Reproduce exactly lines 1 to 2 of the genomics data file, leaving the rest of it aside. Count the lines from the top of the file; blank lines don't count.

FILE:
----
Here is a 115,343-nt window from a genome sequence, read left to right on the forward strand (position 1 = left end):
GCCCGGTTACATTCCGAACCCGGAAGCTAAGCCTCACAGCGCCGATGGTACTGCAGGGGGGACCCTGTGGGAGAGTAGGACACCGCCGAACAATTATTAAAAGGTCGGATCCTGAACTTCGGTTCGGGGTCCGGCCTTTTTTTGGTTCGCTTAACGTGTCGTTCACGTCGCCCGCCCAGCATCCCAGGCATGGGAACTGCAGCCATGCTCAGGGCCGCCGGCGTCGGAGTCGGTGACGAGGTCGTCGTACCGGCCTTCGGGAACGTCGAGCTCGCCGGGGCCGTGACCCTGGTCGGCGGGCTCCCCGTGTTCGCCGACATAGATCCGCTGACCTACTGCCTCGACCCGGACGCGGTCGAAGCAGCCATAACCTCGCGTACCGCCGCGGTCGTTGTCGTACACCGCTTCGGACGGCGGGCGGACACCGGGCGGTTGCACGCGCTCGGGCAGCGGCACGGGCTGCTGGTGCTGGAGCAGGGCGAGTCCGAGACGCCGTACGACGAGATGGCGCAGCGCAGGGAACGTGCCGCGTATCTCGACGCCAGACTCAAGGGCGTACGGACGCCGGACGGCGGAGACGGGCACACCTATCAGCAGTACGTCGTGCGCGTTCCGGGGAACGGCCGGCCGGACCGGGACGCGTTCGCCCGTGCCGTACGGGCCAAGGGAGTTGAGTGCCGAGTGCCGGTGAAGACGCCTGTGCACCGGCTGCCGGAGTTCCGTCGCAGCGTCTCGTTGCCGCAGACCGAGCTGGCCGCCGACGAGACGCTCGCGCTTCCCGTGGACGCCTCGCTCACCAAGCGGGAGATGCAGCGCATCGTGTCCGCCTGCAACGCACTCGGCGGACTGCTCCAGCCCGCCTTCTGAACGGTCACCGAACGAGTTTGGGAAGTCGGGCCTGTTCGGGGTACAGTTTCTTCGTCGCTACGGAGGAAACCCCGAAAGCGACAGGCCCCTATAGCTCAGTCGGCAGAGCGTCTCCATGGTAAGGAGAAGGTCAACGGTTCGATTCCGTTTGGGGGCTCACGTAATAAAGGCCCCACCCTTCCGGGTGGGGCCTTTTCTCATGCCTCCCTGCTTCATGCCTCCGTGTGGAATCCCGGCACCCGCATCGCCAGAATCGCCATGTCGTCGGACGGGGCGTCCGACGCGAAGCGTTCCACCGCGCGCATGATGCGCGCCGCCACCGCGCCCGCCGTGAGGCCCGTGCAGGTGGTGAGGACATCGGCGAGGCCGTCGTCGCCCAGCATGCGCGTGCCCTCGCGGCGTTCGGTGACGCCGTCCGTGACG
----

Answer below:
Here is a 115,343-nt window from a genome sequence, read left to right on the forward strand (position 1 = left end):
GCCCGGTTACATTCCGAACCCGGAAGCTAAGCCTCACAGCGCCGATGGTACTGCAGGGGGGACCCTGTGGGAGAGTAGGACACCGCCGAACAATTATTAAAAGGTCGGATCCTGAACTTCGGTTCGGGGTCCGGCCTTTTTTTGGTTCGCTTAACGTGTCGTTCACGTCGCCCGCCCAGCATCCCAGGCATGGGAACTGCAGCCATGCTCAGGGCCGCCGGCGTCGGAGTCGGTGACGAGGTCGTCGTACCGGCCTTCGGGAACGTCGAGCTCGCCGGGGCCGTGACCCTGGTCGGCGGGCTCCCCGTGTTCGCCGACATAGATCCGCTGACCTACTGCCTCGACCCGGACGCGGTCGAAGCAGCCATAACCTCGCGTACCGCCGCGGTCGTTGTCGTACACCGCTTCGGACGGCGGGCGGACACCGGGCGGTTGCACGCGCTCGGGCAGCGGCACGGGCTGCTGGTGCTGGAGCAGGGCGAGTCCGAGACGCCGTACGACGAGATGGCGCAGCGCAGGGAACGTGCCGCGTATCTCGACGCCAGACTCAAGGGCGTACGGACGCCGGACGGCGGAGACGGGCACACCTATCAGCAGTACGTCGTGCGCGTTCCGGGGAACGGCCGGCCGGACCGGGACGCGTTCGCCCGTGCCGTACGGGCCAAGGGAGTTGAGTGCCGAGTGCCGGTGAAGACGCCTGTGCACCGGCTGCCGGAGTTCCGTCGCAGCGTCTCGTTGCCGCAGACCGAGCTGGCCGCCGACGAGACGCTCGCGCTTCCCGTGGACGCCTCGCTCACCAAGCGGGAGATGCAGCGCATCGTGTCCGCCTGCAACGCACTCGGCGGACTGCTCCAGCCCGCCTTCTGAACGGTCACCGAACGAGTTTGGGAAGTCGGGCCTGTTCGGGGTACAGTTTCTTCGTCGCTACGGAGGAAACCCCGAAAGCGACAGGCCCCTATAGCTCAGTCGGCAGAGCGTCTCCATGGTAAGGAGAAGGTCAACGGTTCGATTCCGTTTGGGGGCTCACGTAATAAAGGCCCCACCCTTCCGGGTGGGGCCTTTTCTCATGCCTCCCTGCTTCATGCCTCCGTGTGGAATCCCGGCACCCGCATCGCCAGAATCGCCATGTCGTCGGACGGGGCGTCCGACGCGAAGCGTTCCACCGCGCGCATGATGCGCGCCGCCACCGCGCCCGCCGTGAGGCCCGTGCAGGTGGTGAGGACATCGGCGAGGCCGTCGTCGCCCAGCATGCGCGTGCCCTCGCGGCGTTCGGTGACGCCGTCCGTGACG